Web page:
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[568] and just act which Governor Andrew accomplished during his visit to Washington at this time. On the 15th of July, he wrote to Morris L. Hallowell, Esq., Philadelphia, father of Colonel Hallowell, Fifty-fourth (colored) Massachusetts Volunteers, as follows:—

When I was in Washington a few days since, I obtained the passage of an order, that paymasters should pay the colored troops the full pay of soldiers, secured to them by the recent act of Congress, from Jan. 1, 1864. Thus six months of pay will, under the promised order, be made at one time. The question as to their pay previous to Jan. 1, 1864, is still unsettled; although, from a conversation I had with the Attorney-General, I think we shall have his opinion before long. I requested him to give an opinion at that time. This he declined to do, on the ground that the request did not come from the President. The President has, however, called for his opinion, which is delayed by the fact that the assistant Attorney-General is sick, and by other pressing employment of the office. But the Attorney-General intimated that his decision in Chaplain Harrison's case, and his opinion given some time ago to the Secretary of the Treasury relating to the citizenship of colored men, would be sufficient to determine the point. I write this knowing your interest in the cause, and thinking that you would feel gratified that thus much progress had been made in obtaining justice for the colored troops; and through you I know that the facts will reach Colonel Hallowell, even if he has left Philadelphia.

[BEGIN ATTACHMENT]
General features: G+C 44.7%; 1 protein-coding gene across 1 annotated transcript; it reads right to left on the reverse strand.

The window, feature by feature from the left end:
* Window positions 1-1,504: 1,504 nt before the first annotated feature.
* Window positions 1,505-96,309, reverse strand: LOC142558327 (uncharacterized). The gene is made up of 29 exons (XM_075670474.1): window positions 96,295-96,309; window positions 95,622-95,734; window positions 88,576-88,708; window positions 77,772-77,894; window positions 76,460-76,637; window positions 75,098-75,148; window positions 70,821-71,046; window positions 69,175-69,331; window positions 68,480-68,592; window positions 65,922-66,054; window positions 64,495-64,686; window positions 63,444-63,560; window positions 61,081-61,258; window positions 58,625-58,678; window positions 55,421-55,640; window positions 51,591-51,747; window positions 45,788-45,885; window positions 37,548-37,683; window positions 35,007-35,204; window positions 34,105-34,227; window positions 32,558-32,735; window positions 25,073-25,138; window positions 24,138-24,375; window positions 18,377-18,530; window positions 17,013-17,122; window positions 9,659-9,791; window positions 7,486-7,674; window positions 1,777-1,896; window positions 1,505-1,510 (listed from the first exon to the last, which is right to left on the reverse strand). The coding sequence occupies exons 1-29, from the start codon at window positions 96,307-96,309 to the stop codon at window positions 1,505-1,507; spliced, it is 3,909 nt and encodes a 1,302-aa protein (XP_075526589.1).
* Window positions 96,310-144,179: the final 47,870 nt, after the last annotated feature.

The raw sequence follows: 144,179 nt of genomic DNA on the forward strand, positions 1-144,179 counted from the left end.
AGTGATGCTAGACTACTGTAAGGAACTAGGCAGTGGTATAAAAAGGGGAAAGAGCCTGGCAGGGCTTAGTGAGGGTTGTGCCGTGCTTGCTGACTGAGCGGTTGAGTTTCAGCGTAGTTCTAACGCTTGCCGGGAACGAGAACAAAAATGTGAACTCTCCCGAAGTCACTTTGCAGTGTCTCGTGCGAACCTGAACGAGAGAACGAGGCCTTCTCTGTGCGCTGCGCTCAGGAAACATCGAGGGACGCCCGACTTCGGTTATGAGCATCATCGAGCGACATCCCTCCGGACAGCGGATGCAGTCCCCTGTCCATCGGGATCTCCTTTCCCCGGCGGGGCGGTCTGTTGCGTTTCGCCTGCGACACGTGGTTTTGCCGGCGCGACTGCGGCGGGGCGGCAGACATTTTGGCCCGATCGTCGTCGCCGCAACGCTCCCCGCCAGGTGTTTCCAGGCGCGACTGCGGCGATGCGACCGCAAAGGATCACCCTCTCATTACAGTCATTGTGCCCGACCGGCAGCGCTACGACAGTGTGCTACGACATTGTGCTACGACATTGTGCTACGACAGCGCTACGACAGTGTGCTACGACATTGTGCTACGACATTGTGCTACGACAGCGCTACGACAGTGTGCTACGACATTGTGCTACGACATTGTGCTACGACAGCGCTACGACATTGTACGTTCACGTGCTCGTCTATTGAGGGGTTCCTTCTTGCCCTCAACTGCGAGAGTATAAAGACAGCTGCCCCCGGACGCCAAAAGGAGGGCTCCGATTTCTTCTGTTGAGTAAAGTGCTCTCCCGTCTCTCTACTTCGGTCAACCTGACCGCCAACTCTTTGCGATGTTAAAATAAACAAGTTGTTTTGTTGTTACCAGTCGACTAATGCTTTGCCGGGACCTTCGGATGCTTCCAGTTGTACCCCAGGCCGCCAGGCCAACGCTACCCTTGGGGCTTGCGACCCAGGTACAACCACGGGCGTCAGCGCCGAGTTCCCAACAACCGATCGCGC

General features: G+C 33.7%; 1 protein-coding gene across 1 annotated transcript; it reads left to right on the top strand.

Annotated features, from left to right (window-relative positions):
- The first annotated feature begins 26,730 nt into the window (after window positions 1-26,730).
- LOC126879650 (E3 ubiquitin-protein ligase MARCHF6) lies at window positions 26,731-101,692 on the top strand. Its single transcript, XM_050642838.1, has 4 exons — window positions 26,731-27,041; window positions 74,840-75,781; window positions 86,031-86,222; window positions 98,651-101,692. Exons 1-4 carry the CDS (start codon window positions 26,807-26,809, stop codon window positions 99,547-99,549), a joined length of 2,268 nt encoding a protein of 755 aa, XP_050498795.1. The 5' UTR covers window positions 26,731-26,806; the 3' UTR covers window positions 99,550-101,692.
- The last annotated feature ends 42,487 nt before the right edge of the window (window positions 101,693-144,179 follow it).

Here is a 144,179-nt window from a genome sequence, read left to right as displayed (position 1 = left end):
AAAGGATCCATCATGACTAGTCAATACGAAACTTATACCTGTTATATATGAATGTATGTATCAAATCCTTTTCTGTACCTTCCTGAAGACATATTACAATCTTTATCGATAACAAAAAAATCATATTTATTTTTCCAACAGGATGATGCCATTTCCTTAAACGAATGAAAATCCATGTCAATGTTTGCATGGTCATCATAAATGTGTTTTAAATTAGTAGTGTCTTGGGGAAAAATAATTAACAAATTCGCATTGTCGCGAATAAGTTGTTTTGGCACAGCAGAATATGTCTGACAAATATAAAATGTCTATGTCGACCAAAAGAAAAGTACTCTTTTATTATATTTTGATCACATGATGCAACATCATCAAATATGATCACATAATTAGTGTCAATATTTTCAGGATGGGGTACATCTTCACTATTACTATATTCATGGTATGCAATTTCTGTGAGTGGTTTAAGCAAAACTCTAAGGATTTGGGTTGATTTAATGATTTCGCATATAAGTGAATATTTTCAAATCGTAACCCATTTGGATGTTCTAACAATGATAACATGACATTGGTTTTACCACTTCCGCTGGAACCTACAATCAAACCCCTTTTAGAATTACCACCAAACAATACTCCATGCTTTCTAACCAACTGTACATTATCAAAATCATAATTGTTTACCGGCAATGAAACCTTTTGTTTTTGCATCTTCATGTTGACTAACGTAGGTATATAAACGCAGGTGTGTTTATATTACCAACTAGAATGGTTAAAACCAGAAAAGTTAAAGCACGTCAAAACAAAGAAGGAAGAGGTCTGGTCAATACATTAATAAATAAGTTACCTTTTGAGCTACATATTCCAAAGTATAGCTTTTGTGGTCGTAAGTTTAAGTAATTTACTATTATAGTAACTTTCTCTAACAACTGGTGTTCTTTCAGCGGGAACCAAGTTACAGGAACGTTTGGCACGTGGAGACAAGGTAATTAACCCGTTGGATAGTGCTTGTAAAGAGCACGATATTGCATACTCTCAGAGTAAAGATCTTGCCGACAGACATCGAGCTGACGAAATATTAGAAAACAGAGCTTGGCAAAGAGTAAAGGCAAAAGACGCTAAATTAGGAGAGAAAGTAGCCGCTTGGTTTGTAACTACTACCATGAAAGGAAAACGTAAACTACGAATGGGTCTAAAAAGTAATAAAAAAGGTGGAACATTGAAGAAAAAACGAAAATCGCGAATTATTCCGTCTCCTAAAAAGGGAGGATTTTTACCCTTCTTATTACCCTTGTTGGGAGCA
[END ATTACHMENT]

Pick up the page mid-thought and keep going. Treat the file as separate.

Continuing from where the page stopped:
Colonel Hallowell had been staying at his father's home for some weeks, recovering from wounds received in battle.

On the 18th of July, the Governor wrote to Colonel A. G Browne, Jr., military secretary, who was then in Washington. asking him to call at the office of the Provost-Marshal-General to have immediate measures taken to have the men enlisted in rebel States mustered into the service.

‘From my last advices from Washington,’ he said, ‘I learn that there is a delay in the preparations, and that the camp at Washington is not ready for the reception of recruits. It is of the utmost importance that the machinery should be in perfect running order, as such a delay at this time may prove fatal to all our efforts.’

He then notices the bitter hostility of Major-General Sherman to recruiting agents coming into his army, and said,—

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